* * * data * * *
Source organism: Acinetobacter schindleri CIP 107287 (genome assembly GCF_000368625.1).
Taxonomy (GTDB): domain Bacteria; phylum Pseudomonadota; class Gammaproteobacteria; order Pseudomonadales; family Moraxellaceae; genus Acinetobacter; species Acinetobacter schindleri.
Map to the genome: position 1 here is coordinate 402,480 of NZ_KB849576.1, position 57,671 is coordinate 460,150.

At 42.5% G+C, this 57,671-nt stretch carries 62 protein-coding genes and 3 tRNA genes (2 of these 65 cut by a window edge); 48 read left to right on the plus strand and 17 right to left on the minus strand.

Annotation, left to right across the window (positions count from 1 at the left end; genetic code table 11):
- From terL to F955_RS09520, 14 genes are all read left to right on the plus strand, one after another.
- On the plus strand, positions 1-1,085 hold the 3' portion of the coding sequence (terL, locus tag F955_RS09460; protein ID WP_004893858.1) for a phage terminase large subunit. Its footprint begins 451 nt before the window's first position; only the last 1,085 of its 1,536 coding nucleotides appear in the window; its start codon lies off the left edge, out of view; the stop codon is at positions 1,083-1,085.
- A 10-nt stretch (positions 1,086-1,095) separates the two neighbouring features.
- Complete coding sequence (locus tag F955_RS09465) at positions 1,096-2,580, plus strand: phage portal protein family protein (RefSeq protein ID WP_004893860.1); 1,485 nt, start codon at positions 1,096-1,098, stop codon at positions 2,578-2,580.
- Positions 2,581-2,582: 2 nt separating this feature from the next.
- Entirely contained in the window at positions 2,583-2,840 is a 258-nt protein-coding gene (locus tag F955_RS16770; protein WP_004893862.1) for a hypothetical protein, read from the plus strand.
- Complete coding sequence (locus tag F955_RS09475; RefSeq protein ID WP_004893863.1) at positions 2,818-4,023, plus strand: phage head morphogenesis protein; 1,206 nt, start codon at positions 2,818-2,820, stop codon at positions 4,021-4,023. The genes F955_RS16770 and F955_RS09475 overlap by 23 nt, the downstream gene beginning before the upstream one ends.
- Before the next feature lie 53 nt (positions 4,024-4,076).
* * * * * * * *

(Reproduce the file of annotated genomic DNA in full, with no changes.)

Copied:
Source organism: Acinetobacter schindleri CIP 107287 (genome assembly GCF_000368625.1).
Taxonomy (GTDB): domain Bacteria; phylum Pseudomonadota; class Gammaproteobacteria; order Pseudomonadales; family Moraxellaceae; genus Acinetobacter; species Acinetobacter schindleri.
Map to the genome: position 1 here is coordinate 402,480 of NZ_KB849576.1, position 57,671 is coordinate 460,150.

At 42.5% G+C, this 57,671-nt stretch carries 62 protein-coding genes and 3 tRNA genes (2 of these 65 cut by a window edge); 48 read left to right on the plus strand and 17 right to left on the minus strand.

Annotation, left to right across the window (positions count from 1 at the left end; genetic code table 11):
- From terL to F955_RS09520, 14 genes are all read left to right on the plus strand, one after another.
- On the plus strand, positions 1-1,085 hold the 3' portion of the coding sequence (terL, locus tag F955_RS09460; protein ID WP_004893858.1) for a phage terminase large subunit. Its footprint begins 451 nt before the window's first position; only the last 1,085 of its 1,536 coding nucleotides appear in the window; its start codon lies off the left edge, out of view; the stop codon is at positions 1,083-1,085.
- A 10-nt stretch (positions 1,086-1,095) separates the two neighbouring features.
- Complete coding sequence (locus tag F955_RS09465) at positions 1,096-2,580, plus strand: phage portal protein family protein (RefSeq protein ID WP_004893860.1); 1,485 nt, start codon at positions 1,096-1,098, stop codon at positions 2,578-2,580.
- Positions 2,581-2,582: 2 nt separating this feature from the next.
- Entirely contained in the window at positions 2,583-2,840 is a 258-nt protein-coding gene (locus tag F955_RS16770; protein WP_004893862.1) for a hypothetical protein, read from the plus strand.
- Complete coding sequence (locus tag F955_RS09475; RefSeq protein ID WP_004893863.1) at positions 2,818-4,023, plus strand: phage head morphogenesis protein; 1,206 nt, start codon at positions 2,818-2,820, stop codon at positions 4,021-4,023. The genes F955_RS16770 and F955_RS09475 overlap by 23 nt, the downstream gene beginning before the upstream one ends.
- Before the next feature lie 53 nt (positions 4,024-4,076).